How hard is it for new wrestlers to get bookings and build their name when they first start out?
It’s very difficult for fresh faces and new talent to get bookings and build their name when they first start out. Sometimes their own wrestling school might not have an attached promotion, or the attached promotion has far too many good enough workers already. Some, if not all of those workers are scared of losing their spots to new talent who are younger and fitter and have better bodies etc. I could easily name a few promotions that have waited until another company has taken a chance on their guys before booking them in main segments. I think the best way to learn is in front of a paying crowd who know wrestling and know what they want from shows and events.
Who have been some of your favourite opponents and partners to work with?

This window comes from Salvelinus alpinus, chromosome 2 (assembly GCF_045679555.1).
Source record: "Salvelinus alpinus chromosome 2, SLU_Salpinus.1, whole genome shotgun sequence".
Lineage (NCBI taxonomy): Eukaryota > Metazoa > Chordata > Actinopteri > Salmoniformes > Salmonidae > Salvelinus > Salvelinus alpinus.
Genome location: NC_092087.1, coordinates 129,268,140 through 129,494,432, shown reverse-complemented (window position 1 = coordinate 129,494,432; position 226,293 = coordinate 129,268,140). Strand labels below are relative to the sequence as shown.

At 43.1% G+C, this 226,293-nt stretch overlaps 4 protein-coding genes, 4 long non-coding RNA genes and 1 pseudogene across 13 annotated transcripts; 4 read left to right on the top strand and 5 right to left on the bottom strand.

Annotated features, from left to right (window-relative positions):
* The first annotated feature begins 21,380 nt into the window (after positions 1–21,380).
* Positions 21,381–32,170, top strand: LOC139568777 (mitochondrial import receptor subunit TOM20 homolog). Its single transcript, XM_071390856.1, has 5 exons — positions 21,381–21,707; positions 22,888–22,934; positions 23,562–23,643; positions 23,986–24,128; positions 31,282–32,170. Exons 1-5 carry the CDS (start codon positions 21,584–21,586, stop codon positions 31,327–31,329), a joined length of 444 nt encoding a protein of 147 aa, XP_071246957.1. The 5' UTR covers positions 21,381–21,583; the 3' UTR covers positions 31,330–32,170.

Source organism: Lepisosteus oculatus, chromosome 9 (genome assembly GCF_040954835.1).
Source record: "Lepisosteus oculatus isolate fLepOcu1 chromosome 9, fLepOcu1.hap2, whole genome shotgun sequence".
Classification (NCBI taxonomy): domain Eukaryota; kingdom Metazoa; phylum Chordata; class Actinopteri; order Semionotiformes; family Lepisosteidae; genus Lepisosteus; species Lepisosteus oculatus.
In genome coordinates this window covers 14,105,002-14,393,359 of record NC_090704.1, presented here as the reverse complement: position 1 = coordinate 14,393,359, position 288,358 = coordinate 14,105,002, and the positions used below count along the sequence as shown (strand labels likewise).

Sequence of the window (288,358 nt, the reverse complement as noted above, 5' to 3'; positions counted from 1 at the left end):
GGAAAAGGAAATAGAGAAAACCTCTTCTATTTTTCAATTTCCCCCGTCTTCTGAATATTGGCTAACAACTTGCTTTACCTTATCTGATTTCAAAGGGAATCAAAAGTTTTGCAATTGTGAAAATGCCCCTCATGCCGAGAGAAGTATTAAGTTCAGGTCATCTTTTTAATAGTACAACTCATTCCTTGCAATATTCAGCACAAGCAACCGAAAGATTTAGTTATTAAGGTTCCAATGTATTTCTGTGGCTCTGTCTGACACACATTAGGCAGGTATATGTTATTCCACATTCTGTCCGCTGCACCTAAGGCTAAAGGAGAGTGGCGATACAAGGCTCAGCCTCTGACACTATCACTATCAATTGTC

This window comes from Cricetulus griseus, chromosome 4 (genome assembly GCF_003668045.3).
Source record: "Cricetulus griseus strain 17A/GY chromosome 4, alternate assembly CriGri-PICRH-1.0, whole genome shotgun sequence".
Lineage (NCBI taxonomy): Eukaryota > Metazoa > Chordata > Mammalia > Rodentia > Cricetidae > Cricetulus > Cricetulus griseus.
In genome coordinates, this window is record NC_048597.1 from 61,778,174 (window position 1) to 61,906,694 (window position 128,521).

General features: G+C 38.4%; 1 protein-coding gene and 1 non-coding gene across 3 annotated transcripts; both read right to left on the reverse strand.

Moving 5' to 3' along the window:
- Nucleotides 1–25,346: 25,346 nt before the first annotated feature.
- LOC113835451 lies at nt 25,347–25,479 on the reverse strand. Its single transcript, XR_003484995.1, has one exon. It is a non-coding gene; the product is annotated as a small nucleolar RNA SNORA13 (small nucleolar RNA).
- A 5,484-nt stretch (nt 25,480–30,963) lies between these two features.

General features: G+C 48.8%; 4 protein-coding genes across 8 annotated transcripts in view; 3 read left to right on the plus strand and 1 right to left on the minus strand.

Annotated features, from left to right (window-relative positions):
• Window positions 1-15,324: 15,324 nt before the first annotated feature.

I have had so many favourite opponents over the course of my career that it would be unfair to name certain people, however I remember the early days and working some of the old journeymen who helped me in the ring. Those guys were favourites of mine. Some people would say their favourite opponents have been a famous person, but mine weren’t. Don’t get me wrong, it was a pleasure most of the time and it’s a great thing to have on my wrestling CV, but my favourites are the people I can learn from and be safe with in the ring.
When did you start promoting shows yourself and how did that come about?
I first started promoting in 2003 and the reason was that to my knowledge there were no shows going on in Scotland. The only shows that came through the area were being done by English promoters. I had an itch to start doing this again and I wanted to get back in the ring so badly that I bought a ring, trained some guys and started putting on events. It sounds easier than it was and it came with its own issues. Some old hands started causing trouble for me and trying to close down the SWE, but here we are 12 years on and still doing events, sometimes over 30 shows per year.